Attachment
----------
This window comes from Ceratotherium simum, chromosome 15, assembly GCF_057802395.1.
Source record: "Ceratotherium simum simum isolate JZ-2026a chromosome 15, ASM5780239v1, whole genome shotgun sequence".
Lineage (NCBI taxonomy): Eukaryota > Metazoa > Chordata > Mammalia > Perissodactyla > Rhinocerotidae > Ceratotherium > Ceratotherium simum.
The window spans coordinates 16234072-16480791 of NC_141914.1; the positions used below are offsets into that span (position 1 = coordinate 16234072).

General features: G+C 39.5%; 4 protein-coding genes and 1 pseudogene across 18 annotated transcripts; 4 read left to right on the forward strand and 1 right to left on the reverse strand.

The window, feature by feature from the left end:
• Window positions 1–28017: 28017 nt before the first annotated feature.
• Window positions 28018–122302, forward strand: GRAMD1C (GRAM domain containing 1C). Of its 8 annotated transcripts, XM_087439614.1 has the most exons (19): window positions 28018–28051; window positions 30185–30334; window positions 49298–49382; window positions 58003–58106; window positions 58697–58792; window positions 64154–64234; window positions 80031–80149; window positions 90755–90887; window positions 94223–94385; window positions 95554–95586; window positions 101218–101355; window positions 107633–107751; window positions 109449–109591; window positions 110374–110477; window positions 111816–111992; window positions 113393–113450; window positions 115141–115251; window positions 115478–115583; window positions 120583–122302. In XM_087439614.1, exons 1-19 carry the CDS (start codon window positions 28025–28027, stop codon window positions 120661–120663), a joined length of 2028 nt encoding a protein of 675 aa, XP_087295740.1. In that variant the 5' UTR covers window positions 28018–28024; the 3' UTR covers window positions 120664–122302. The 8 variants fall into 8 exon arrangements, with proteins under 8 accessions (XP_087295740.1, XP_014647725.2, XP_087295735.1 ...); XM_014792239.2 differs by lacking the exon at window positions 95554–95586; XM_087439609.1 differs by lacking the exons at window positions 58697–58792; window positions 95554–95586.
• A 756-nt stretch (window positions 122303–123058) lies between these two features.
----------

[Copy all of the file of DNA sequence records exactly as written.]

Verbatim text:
This window comes from Ceratotherium simum, chromosome 15, assembly GCF_057802395.1.
Source record: "Ceratotherium simum simum isolate JZ-2026a chromosome 15, ASM5780239v1, whole genome shotgun sequence".
Lineage (NCBI taxonomy): Eukaryota > Metazoa > Chordata > Mammalia > Perissodactyla > Rhinocerotidae > Ceratotherium > Ceratotherium simum.
The window spans coordinates 16234072-16480791 of NC_141914.1; the positions used below are offsets into that span (position 1 = coordinate 16234072).

General features: G+C 39.5%; 4 protein-coding genes and 1 pseudogene across 18 annotated transcripts; 4 read left to right on the forward strand and 1 right to left on the reverse strand.

The window, feature by feature from the left end:
• Window positions 1–28017: 28017 nt before the first annotated feature.
• Window positions 28018–122302, forward strand: GRAMD1C (GRAM domain containing 1C). Of its 8 annotated transcripts, XM_087439614.1 has the most exons (19): window positions 28018–28051; window positions 30185–30334; window positions 49298–49382; window positions 58003–58106; window positions 58697–58792; window positions 64154–64234; window positions 80031–80149; window positions 90755–90887; window positions 94223–94385; window positions 95554–95586; window positions 101218–101355; window positions 107633–107751; window positions 109449–109591; window positions 110374–110477; window positions 111816–111992; window positions 113393–113450; window positions 115141–115251; window positions 115478–115583; window positions 120583–122302. In XM_087439614.1, exons 1-19 carry the CDS (start codon window positions 28025–28027, stop codon window positions 120661–120663), a joined length of 2028 nt encoding a protein of 675 aa, XP_087295740.1. In that variant the 5' UTR covers window positions 28018–28024; the 3' UTR covers window positions 120664–122302. The 8 variants fall into 8 exon arrangements, with proteins under 8 accessions (XP_087295740.1, XP_014647725.2, XP_087295735.1 ...); XM_014792239.2 differs by lacking the exon at window positions 95554–95586; XM_087439609.1 differs by lacking the exons at window positions 58697–58792; window positions 95554–95586.
• A 756-nt stretch (window positions 122303–123058) lies between these two features.